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All Wood Construction Vs Metal Fasteners

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Forum topic by TObenhuber posted 03-12-2017 10:09 PM 842 views 0 times favorited 13 replies Add to Favorites Watch
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TObenhuber

156 posts in 1427 days


03-12-2017 10:09 PM

Topic tags/keywords: humor resource tip question trick oak pine douglas doug fir spf bandsaw drill-driver planer drill press miter saw router spray gun blade clamp jointer plane sander tablesaw finishing refurbishing joining sanding sharpening woodburning traditional rustic arts and crafts

I have fairly recently started selling some of my work on the local online yard sales and craigslist. I don’t have any fantasy of hitting it rich or turning it into a full time job. My goal is to self fund my hobby by making projects for others to keep my shop running between home reno and my honey do list. So far it’s been a break even on materials with marginal returns on time. I’m sure many of you understand the woodworking hobby game working for cents on the hour sometimes. I’ve been enjoying the time in the shop working on projects and styles I enjoy. Then being able to turn them around for real money. That’s a good feeling.

I know my woodworking preferences. I have almost always worked in cheap BORG supplies like Harbor Freight, Minwax, Doug Fir, and Pine. Those are in my price range, convinent distance from my house, and I enjoy turning construction materials into things folks would never expect to show well. I know there are plenty of opinions on using cheap BORG softwood and finishing products for furniture projects but that’s my lane of the road. I enjoy it.

I have recently started a common style but one I enjoy making using ¾” dowels on 2X Lumber. I have sold a few benches and currently finishing a commissioned project for a potential client. All using screws for fasteners to allow glue to dry, redrilling the holes at ¾”, then tapping in dowels of appropriate size to finish the joints. I figure if there have been houses and barns held together for decade and centuries using this method. It’s good enough for me.

and

and

My question, do people really care about the all wood construction? Or, is the larger population just fine buying pocket holes and screws?

I don’t want to sacrifice what I enjoy and I won’t for projects I am keeping but for projects for sale. I am just not sure it’s always worth the extra effort to remove all of the metal when pocket holes are faster and easier. I enjoy both processes but the all wood means more to me and I think that’s the hump I am thinking about. I looked at Pier One, Pottery Barn, IKEA, …ETC and see that crap flying off the shelf but when a small time hobbyist makes something of higher quality with lower pricing that will possibly last much longer. Folks want to pay peanuts.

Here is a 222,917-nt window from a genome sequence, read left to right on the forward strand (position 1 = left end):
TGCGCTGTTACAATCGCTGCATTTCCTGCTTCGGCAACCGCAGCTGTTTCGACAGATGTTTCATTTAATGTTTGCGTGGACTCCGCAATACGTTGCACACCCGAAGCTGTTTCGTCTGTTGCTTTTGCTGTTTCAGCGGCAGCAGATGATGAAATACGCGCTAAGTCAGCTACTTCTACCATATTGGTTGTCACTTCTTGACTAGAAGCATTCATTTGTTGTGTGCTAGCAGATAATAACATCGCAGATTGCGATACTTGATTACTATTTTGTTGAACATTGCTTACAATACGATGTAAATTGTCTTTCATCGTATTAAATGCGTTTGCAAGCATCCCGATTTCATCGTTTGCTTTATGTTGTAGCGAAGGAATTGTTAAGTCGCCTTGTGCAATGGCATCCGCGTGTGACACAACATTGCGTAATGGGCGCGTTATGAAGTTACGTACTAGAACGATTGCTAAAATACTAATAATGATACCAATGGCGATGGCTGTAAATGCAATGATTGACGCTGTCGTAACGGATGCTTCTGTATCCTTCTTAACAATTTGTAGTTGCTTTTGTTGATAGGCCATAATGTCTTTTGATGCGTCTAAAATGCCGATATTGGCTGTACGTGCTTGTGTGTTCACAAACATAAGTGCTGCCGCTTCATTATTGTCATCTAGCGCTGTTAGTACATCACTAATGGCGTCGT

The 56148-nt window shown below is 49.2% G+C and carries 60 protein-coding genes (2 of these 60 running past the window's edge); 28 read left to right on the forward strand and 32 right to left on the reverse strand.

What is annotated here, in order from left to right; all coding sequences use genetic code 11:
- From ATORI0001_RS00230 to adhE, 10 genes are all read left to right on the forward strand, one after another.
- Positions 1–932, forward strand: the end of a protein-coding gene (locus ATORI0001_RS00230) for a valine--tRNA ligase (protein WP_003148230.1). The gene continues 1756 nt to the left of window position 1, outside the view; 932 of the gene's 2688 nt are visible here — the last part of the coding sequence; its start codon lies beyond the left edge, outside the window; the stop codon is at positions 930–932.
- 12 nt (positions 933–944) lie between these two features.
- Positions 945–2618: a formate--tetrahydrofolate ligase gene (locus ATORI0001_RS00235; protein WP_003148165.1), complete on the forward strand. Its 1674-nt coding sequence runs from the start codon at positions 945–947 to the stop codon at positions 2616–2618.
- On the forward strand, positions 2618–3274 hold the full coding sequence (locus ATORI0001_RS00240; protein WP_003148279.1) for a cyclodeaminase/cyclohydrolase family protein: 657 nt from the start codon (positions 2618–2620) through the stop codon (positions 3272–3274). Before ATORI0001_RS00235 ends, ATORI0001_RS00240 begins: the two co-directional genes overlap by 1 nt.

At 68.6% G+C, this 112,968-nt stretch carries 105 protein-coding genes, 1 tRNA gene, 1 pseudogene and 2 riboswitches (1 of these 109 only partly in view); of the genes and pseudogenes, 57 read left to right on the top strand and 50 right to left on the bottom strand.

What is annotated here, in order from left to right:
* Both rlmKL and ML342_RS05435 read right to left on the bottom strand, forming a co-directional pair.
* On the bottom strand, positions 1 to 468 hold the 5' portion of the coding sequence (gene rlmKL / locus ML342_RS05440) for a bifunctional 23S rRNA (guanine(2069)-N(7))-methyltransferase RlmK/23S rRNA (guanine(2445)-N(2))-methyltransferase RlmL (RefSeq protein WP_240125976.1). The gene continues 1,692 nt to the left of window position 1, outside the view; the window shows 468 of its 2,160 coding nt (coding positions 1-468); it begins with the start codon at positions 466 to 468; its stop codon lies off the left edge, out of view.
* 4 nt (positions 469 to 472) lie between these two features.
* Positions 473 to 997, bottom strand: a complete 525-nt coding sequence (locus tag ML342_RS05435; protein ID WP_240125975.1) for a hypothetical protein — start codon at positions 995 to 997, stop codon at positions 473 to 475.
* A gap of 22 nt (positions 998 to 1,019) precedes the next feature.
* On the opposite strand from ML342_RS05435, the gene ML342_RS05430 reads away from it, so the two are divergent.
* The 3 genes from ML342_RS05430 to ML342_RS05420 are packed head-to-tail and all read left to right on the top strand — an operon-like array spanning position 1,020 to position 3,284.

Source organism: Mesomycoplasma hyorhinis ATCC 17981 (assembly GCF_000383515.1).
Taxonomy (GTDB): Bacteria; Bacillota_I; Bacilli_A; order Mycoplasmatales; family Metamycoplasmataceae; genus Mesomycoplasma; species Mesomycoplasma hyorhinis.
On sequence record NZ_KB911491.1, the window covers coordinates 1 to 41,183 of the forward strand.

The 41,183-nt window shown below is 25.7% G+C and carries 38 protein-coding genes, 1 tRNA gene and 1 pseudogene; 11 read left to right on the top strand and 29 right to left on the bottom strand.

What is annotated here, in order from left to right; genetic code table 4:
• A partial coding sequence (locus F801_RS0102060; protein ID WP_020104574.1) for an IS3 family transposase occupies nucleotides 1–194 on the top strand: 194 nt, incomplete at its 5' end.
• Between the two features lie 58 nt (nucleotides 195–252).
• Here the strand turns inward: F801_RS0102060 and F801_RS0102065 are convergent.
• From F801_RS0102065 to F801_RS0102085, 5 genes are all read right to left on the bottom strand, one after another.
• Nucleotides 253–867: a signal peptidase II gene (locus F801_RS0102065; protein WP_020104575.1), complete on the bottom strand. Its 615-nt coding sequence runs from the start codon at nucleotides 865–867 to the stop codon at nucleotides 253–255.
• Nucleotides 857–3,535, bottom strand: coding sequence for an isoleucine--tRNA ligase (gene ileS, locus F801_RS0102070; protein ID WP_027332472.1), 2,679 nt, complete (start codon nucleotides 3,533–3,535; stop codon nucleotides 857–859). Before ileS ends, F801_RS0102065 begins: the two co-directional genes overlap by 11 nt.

Seems frustrating.

What do you guys and gals think and recommend? Open to any paradigm shift you provide.

-- Travis, Virginia, www.facebook.com/CreativeWoodworksHybla


13 replies so far

View JackDuren's profile

JackDuren

331 posts in 794 days


#1 posted 03-12-2017 10:41 PM

On seats like that all wood mechanical construction wont make much of a difference. I would just stick to your current plan. You could save yourself with a plug cutter.

View bondogaposis's profile

bondogaposis

4477 posts in 2186 days


#2 posted 03-12-2017 10:47 PM

I think your methods are sound, but I don’t think the public cares whether you use dowels or screws. A compromise might be using screws and plugs, that certainly looks better than pocket screws. You might try making the same product several different ways and keep track of your time and see if there is any difference in customer preference if you offer them all at the same price. A market test and a time study rolled into one.

-- Bondo Gaposis

View Loren's profile

Loren

9610 posts in 3482 days


#3 posted 03-12-2017 10:51 PM

Only really high-end, educated clients
care about all-wood construction and would
tend to limit that preference to reproduction
styles.

I’ve seen plugged pocket holes used in
high-end chair construction. It looks ok
and I assume buyers aren’t bothered. Today
everybody is used to metal fasteners and
only in the case of specific furniture types
and styles would using screws be an
artistic crime.

View TObenhuber's profile

TObenhuber

156 posts in 1427 days


#4 posted 03-12-2017 11:06 PM

JackDuren, bondogaposis, Loren,

Thanks for the replies. At least I know I’m not off my rocker. I’ll probably keep the dowel joints as my primary means of jointing. I really like it and it really doesn’t take long.

Maybe I should bust out the framing nailer and nail one project together. That would surely be fast. LOL!!!


You might try making the same product several different ways and keep track of your time and see if there is any difference in customer preference if you offer them all at the same price. A market test and a time study rolled into one.

- bondogaposis

Really go idea.